Go Put Your Strengths to Work


Whether you are starting out in your career, jumping back into the market after being downsized, or considering changing jobs to something better, it is essential to know what you really want. In the book Go Put Your Strengths to Work, Marcus Buckingham offers a six-week, six-step plan for mapping your road to a better career. The first step in the system is to inventory the tasks that make you feel strong—give you energy, as well as the ones that make you feel weak—zap your energy over the course of a week. The inventories of tasks are then further refined to yield strength statements and a list of tasks to stop or curtail. Buckingham points out that just because you do something well doesn’t mean that it should go to the top of your strengths list. Using his process you actually determine the items that you are both good at doing and which you have a passion for doing. It will be these passionate strengths that will make your job worth pursuing. Buckingham also acknowledges that we are not always given the liberty to choose what not to do. However, he outlines plans for transitioning away from these activities where possible.

The entire premise of the book is based on the assumption that we will produce better results, develop our professional aptitudes more quickly, and generally feel better about our situation if we focus on our strengths rather than spending all of our time trying to fix our weaknesses. The systematic method for honing personal preferences outlined in the book also takes away much of the stress and pressure normally encountered in career self-assessments. Online tools and videos are also provided through the simplystrengths.com website using a unique ID code printed inside the book cover. These videos can serve as a comfort and inspiration.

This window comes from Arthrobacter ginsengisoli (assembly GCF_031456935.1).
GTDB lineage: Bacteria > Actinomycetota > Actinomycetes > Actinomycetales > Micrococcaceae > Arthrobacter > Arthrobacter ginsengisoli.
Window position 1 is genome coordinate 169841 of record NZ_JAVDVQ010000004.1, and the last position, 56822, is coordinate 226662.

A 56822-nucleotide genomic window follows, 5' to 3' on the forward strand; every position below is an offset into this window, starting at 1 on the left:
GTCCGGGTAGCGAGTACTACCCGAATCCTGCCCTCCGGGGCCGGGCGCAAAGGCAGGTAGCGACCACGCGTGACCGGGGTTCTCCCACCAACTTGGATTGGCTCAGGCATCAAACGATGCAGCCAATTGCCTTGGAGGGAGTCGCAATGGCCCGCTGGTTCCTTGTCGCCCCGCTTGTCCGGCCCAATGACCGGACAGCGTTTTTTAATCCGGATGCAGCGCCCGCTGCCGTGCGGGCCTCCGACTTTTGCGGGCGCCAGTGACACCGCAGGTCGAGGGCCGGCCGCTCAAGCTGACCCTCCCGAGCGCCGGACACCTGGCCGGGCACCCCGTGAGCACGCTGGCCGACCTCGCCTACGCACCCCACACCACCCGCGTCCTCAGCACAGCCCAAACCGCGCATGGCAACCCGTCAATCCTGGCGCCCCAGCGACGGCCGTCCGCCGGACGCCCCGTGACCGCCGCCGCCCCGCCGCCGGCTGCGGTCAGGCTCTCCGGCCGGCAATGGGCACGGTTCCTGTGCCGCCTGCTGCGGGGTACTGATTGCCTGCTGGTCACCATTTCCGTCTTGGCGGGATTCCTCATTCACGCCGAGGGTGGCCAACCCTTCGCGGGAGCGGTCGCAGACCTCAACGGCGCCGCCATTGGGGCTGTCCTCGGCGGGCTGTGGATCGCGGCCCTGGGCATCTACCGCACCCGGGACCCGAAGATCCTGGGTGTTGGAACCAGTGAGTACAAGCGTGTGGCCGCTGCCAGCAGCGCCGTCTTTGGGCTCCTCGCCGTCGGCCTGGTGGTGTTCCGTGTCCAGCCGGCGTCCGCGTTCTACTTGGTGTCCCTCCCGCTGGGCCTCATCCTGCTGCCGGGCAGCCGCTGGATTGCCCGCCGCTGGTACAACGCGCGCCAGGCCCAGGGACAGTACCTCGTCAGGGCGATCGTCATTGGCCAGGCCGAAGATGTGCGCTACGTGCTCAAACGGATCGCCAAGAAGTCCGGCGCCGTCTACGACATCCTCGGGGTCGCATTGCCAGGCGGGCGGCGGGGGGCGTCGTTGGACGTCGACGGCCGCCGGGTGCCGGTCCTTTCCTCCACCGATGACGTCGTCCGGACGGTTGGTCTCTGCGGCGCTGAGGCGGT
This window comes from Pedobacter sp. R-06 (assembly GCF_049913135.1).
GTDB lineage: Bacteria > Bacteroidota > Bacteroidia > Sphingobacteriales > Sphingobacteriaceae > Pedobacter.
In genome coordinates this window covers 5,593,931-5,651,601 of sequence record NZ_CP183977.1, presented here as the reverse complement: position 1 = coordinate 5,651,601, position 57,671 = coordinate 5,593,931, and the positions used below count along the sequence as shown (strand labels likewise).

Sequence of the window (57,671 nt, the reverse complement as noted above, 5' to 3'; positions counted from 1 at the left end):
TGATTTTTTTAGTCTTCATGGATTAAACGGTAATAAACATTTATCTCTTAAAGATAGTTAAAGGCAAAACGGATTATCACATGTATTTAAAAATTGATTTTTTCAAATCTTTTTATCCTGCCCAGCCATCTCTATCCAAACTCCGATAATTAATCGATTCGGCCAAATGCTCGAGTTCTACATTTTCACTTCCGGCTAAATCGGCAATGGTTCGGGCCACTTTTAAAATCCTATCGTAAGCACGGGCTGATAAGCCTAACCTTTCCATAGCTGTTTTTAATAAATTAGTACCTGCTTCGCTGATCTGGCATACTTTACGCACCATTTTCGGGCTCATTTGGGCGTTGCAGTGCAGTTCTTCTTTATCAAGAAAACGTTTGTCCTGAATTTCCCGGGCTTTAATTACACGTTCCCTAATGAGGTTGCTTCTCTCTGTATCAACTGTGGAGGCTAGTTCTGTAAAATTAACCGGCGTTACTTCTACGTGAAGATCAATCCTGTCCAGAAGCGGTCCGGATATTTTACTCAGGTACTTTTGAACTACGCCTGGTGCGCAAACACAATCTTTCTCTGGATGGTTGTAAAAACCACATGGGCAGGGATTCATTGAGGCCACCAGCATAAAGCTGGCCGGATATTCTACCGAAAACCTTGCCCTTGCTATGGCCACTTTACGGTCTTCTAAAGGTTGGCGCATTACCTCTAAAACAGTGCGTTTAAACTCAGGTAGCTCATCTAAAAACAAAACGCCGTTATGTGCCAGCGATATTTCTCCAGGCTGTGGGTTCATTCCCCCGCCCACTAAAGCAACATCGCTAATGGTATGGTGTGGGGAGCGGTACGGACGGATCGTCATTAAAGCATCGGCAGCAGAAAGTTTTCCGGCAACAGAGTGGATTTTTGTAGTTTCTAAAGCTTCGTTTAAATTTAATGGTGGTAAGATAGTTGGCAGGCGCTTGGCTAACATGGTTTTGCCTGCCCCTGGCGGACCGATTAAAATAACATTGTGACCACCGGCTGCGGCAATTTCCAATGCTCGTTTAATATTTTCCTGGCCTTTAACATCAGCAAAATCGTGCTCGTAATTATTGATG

I found the book worthwhile and recommended it twice  recently to new graduates who were unsure of where they wanted to go professionally. I am hopeful that you will find the book of use as well.

This article was written by David Harwell, Ph.D., assistant director of the ACS Department of Career Management and Development.

 

One Response to Go Put Your Strengths to Work

  1. Bill Suits says:

    During transitions and at the beginning of a new year is a great time for reading and building your own business plan for the future. David suggests a great book, which is one of three in Buckingham’s series. Clearly understanding your strengths is a key to charting your future.

    Another approach is working on your top 25 accomplishments using the PAR approach. First list the accomplishments in any rambling format. Then think about transferable skills and results other employers might want that are illustrated by your contributions. Then refine them into less than two lines for your resume. Then prioritize them for the job you are seeking.

    Closely review the list for your feelings about these contributions. Which energized you and which dragged you down? What skills do they illustrate? Who would your reference be to back up your accomplishment? Doing this exercise will help you build a more positive awareness of your strengths and what direction you future might go.

    This exercise becomes especially helpful when reviewing with your networking friend and references as you ask them for help. Notice, I said help, not jobs. Your friends really do want to help. Always be thankful for their help and mail them an updated copy of your list and resume incorporating their suggestions. Of course when looking at the next job opportunity, tuning your resume’s skill and accomplishments to the position will increase the probablity of an interview and offer.

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